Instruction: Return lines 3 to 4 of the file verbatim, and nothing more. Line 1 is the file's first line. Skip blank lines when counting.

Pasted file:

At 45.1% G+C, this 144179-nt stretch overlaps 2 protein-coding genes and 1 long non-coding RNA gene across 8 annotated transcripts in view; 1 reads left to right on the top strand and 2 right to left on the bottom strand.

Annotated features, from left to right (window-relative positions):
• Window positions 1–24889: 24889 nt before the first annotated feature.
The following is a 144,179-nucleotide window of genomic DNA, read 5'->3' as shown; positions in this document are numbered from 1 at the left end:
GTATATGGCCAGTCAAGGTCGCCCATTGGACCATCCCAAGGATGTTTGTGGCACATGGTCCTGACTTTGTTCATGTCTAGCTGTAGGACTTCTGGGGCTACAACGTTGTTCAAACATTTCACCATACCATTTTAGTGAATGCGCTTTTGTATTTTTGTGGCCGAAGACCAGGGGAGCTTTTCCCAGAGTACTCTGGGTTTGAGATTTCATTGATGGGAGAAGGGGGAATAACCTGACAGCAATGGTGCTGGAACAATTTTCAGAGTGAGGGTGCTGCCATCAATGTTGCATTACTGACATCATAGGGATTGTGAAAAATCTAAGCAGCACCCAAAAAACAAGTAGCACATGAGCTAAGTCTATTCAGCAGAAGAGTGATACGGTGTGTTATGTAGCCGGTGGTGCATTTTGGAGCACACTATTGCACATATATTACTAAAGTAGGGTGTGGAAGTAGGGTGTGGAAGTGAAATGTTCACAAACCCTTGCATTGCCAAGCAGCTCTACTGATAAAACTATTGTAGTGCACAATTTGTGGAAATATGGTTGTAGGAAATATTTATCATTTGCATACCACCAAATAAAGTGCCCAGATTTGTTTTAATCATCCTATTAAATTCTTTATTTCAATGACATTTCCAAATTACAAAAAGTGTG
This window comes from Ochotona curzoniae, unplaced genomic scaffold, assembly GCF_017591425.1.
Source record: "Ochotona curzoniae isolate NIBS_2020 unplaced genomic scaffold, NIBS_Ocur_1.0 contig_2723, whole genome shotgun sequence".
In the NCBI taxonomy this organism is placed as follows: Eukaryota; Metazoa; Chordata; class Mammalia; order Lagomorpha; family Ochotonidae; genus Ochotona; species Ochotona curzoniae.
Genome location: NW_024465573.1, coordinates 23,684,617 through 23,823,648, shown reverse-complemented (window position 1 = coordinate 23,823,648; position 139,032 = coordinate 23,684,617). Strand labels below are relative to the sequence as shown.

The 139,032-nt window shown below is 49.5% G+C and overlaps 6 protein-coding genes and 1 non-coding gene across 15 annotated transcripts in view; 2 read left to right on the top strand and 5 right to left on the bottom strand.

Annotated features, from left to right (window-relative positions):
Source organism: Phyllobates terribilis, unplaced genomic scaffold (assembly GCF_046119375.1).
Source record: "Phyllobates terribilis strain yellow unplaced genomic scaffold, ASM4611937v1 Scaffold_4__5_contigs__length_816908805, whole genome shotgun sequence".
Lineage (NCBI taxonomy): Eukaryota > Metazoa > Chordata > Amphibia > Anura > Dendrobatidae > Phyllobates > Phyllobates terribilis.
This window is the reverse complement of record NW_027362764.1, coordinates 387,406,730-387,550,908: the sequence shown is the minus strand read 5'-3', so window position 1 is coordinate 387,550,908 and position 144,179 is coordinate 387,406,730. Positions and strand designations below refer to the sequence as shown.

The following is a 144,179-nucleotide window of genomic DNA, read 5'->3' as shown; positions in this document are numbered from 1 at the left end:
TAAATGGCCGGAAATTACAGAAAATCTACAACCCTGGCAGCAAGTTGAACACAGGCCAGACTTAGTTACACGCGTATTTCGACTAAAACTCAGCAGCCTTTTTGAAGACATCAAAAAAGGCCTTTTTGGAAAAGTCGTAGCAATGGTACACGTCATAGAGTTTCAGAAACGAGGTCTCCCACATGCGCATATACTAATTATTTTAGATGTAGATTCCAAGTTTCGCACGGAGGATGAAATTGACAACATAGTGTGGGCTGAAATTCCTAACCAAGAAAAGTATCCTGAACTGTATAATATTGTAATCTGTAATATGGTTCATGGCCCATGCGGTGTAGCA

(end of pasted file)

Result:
• Window positions 1–24889: 24889 nt before the first annotated feature.
The following is a 144,179-nucleotide window of genomic DNA, read 5'->3' as shown; positions in this document are numbered from 1 at the left end: